Wednesday, August 10, 2011

45 % rise in divorce by mutual consent

Article from Times of India
When marriages break down and couples want to end it with as little trauma as possible, divorce by mutual consent is what many are opting for.
As such divorce cases by mutual consent have gone up in the past five years, statistics from the family court in Pune show.Of the total number of divorce cases filed every year since 2005, petitions under mutual consent constituted over 65 per cent. From 729 petitions in 2005, the number went up to 1,130 in 2010, a rise of about 45 per cent. Till this February, 100 cases were registered.
In another alarming trend, counsellors said that over 50 per cent of mutual consent divorce petitions were from couples who had not completed three years of marriage.
Lawyers dealing with such cases said that couples with irrevocable differences prefer divorce by mutual consent as it goes a long way in saving time, money and effort. Besides, it is less traumatic, they added.
The divorce can come through in six months. Advocate Sunil Kotlikar, vice-president of the Pune Bar Association, said, "Usually, a divorce can take years to come through. When it is by mutual consent, allegations and counter-allegations are withheld, finances are sorted out and custody issues of children are amicably decided."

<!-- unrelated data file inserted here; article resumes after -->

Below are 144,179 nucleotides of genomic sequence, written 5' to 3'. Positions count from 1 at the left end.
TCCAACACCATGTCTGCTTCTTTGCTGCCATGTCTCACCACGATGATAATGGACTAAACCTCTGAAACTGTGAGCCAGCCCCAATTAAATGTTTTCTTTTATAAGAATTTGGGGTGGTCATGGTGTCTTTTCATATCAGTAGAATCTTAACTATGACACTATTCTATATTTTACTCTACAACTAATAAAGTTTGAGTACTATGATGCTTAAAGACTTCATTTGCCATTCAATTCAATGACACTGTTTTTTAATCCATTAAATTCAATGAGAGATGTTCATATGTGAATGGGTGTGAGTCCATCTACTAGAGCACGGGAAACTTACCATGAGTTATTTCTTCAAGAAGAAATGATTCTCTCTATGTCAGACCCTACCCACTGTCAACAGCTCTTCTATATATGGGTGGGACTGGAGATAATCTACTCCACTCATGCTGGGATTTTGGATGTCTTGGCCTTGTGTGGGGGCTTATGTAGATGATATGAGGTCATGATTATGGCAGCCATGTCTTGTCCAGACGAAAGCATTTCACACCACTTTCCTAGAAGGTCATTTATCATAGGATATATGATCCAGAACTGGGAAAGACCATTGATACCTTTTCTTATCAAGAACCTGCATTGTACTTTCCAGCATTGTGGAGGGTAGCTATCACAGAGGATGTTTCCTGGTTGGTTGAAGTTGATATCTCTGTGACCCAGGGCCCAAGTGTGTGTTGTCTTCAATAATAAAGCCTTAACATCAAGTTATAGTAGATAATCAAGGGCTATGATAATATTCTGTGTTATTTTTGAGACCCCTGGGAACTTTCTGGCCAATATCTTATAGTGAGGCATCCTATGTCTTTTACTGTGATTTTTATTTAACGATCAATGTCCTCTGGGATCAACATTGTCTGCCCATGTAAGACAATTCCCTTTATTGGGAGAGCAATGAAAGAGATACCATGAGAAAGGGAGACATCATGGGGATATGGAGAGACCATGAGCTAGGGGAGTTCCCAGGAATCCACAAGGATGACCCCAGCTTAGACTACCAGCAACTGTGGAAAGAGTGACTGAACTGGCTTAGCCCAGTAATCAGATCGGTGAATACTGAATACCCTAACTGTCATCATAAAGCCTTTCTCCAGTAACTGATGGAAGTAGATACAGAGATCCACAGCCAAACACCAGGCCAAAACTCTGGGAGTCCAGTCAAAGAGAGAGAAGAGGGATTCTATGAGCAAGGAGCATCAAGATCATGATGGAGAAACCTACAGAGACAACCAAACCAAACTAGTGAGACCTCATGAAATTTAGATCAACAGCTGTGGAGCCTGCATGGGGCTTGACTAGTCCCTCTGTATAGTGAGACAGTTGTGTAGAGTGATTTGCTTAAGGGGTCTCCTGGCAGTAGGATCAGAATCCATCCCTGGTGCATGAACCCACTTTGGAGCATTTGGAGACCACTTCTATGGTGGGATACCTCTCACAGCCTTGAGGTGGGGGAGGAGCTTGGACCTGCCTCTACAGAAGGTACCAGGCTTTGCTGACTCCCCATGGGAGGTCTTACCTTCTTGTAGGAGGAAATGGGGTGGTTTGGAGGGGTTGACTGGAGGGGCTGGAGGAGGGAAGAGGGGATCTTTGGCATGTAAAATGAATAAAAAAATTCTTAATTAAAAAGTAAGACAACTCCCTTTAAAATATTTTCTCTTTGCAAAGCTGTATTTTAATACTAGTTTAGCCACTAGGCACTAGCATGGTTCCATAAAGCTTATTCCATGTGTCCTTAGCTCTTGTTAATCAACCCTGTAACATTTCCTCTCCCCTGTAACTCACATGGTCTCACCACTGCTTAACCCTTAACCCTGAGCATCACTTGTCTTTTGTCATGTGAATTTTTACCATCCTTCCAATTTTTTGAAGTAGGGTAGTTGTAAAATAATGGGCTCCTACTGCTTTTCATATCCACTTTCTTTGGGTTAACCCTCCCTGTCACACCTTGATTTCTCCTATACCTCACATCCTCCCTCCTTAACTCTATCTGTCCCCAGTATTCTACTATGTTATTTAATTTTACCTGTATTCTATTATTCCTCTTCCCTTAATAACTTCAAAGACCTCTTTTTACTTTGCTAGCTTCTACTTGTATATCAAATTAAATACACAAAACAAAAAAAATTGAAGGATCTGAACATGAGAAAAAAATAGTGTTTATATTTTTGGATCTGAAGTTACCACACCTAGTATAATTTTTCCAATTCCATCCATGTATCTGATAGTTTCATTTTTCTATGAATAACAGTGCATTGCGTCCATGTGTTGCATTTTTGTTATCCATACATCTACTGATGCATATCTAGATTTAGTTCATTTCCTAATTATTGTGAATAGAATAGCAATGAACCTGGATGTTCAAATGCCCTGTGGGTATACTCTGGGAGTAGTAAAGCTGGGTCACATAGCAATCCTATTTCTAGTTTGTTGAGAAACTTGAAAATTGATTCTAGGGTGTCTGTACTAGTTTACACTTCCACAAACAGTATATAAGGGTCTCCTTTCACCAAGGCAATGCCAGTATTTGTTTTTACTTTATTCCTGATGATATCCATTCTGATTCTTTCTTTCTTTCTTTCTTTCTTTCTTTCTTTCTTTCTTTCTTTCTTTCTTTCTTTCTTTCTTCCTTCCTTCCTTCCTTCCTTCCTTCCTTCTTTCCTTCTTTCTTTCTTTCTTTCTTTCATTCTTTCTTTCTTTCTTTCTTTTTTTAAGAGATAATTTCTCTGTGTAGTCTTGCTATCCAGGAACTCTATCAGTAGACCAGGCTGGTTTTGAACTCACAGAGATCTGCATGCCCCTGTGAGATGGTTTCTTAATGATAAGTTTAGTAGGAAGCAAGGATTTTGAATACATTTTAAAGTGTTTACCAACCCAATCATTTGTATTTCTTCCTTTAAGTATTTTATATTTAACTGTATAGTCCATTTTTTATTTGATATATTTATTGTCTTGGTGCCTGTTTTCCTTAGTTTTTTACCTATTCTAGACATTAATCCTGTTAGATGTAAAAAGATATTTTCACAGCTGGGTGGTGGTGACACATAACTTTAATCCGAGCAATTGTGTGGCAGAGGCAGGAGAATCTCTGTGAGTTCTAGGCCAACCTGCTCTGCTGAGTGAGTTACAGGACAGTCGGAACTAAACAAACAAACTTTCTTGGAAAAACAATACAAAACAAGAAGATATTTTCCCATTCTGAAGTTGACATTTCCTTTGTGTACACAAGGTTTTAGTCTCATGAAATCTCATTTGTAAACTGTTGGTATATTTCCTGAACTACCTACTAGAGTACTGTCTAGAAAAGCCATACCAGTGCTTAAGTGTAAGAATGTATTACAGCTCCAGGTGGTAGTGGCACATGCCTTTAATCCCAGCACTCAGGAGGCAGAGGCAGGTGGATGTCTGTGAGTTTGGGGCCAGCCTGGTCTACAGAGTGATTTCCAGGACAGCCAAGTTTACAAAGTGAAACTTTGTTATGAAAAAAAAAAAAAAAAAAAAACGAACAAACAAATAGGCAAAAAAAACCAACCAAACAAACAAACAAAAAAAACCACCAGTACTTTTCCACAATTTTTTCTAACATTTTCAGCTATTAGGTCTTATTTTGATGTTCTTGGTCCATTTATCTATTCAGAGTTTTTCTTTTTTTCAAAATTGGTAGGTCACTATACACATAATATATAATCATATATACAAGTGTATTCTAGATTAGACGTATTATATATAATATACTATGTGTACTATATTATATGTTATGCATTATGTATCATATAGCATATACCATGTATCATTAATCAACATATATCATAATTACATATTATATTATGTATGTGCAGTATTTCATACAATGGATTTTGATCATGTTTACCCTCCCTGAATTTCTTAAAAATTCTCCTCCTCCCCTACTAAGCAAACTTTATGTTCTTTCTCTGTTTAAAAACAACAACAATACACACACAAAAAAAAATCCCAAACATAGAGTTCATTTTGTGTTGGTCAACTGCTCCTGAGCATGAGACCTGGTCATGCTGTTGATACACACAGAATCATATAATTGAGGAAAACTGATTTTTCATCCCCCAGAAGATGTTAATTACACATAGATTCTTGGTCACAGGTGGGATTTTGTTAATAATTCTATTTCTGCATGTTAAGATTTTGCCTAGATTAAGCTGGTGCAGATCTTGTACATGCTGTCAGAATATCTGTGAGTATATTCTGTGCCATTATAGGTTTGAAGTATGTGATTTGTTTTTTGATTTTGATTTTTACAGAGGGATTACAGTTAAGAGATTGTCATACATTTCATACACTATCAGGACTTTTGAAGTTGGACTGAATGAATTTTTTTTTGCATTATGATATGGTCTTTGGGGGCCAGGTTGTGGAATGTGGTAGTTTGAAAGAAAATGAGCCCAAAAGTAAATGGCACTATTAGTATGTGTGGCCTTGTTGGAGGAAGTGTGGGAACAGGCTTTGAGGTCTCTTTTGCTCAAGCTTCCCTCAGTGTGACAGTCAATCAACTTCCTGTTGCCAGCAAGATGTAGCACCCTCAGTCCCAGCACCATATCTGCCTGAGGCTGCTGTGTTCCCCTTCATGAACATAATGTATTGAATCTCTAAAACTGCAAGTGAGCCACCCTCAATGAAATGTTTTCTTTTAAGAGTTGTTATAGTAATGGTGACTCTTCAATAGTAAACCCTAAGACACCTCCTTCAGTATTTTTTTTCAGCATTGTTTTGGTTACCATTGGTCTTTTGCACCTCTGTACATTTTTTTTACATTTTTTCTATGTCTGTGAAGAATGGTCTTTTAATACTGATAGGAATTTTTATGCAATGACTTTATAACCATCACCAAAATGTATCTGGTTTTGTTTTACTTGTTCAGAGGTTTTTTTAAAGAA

The in-laws are not dragged into it, unlike cases where the woman has filed for a divorce citing cruelty under Section 498 (A) of the Indian Penal Code, he added.
"At the end of six months, the couple's advocate files an affidavit before the family court accompanied by the counsellor's report and the couple go their own ways. This saves a considerable amount of time, money and effort, besides being beneficial from the children's point of view," he said.
The sad part is that mutual consent divorce leaves no chance for any attempt to save the marriage, the staff at the family court said. According to a senior marriage counsellor, the rate of reconciliation between couples filing for divorce under the mutual consent clause is as little as 3-4 per cent, In other divorce cases, it is 16-18 per cent. "Cases of reconciliation are only a few as little effort is made to engage the couple in a dialogue. Moreover, the real reasons for the estrangement emerge rarely," said Kotlikar.
It happens because both have decided to separate and going through the counselling procedure to look at a possible reconciliation is only a formality. "The partners have already closed their minds to the possibility of giving their marriage a second chance," he said.

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